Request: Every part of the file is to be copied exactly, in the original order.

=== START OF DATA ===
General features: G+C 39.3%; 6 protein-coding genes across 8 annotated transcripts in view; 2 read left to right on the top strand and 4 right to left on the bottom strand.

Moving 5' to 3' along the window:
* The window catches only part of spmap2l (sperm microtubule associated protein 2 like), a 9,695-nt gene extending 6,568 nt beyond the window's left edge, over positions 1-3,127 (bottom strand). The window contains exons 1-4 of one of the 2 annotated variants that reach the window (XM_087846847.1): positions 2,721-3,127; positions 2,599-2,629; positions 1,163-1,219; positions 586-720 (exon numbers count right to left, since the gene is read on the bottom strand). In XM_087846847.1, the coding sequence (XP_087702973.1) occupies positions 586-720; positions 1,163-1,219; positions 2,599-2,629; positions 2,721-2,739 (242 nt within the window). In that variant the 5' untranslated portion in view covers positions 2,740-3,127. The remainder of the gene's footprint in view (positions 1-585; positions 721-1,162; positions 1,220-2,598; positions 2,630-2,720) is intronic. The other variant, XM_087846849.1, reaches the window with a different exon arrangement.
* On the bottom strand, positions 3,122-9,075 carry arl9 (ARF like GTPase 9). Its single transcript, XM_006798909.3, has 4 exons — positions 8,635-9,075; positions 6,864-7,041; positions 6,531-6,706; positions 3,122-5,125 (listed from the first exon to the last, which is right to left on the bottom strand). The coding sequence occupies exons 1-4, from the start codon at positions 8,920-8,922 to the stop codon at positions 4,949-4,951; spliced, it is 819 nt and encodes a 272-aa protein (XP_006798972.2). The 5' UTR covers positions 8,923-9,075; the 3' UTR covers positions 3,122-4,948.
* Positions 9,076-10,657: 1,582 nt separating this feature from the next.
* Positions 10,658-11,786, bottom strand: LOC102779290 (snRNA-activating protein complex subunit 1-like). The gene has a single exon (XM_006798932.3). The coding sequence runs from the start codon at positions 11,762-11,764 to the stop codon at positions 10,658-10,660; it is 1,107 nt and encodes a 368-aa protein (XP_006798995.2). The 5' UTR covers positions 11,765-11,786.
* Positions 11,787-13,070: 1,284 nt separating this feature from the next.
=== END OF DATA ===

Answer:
General features: G+C 39.3%; 6 protein-coding genes across 8 annotated transcripts in view; 2 read left to right on the top strand and 4 right to left on the bottom strand.

Moving 5' to 3' along the window:
* The window catches only part of spmap2l (sperm microtubule associated protein 2 like), a 9,695-nt gene extending 6,568 nt beyond the window's left edge, over positions 1-3,127 (bottom strand). The window contains exons 1-4 of one of the 2 annotated variants that reach the window (XM_087846847.1): positions 2,721-3,127; positions 2,599-2,629; positions 1,163-1,219; positions 586-720 (exon numbers count right to left, since the gene is read on the bottom strand). In XM_087846847.1, the coding sequence (XP_087702973.1) occupies positions 586-720; positions 1,163-1,219; positions 2,599-2,629; positions 2,721-2,739 (242 nt within the window). In that variant the 5' untranslated portion in view covers positions 2,740-3,127. The remainder of the gene's footprint in view (positions 1-585; positions 721-1,162; positions 1,220-2,598; positions 2,630-2,720) is intronic. The other variant, XM_087846849.1, reaches the window with a different exon arrangement.
* On the bottom strand, positions 3,122-9,075 carry arl9 (ARF like GTPase 9). Its single transcript, XM_006798909.3, has 4 exons — positions 8,635-9,075; positions 6,864-7,041; positions 6,531-6,706; positions 3,122-5,125 (listed from the first exon to the last, which is right to left on the bottom strand). The coding sequence occupies exons 1-4, from the start codon at positions 8,920-8,922 to the stop codon at positions 4,949-4,951; spliced, it is 819 nt and encodes a 272-aa protein (XP_006798972.2). The 5' UTR covers positions 8,923-9,075; the 3' UTR covers positions 3,122-4,948.
* Positions 9,076-10,657: 1,582 nt separating this feature from the next.
* Positions 10,658-11,786, bottom strand: LOC102779290 (snRNA-activating protein complex subunit 1-like). The gene has a single exon (XM_006798932.3). The coding sequence runs from the start codon at positions 11,762-11,764 to the stop codon at positions 10,658-10,660; it is 1,107 nt and encodes a 368-aa protein (XP_006798995.2). The 5' UTR covers positions 11,765-11,786.
* Positions 11,787-13,070: 1,284 nt separating this feature from the next.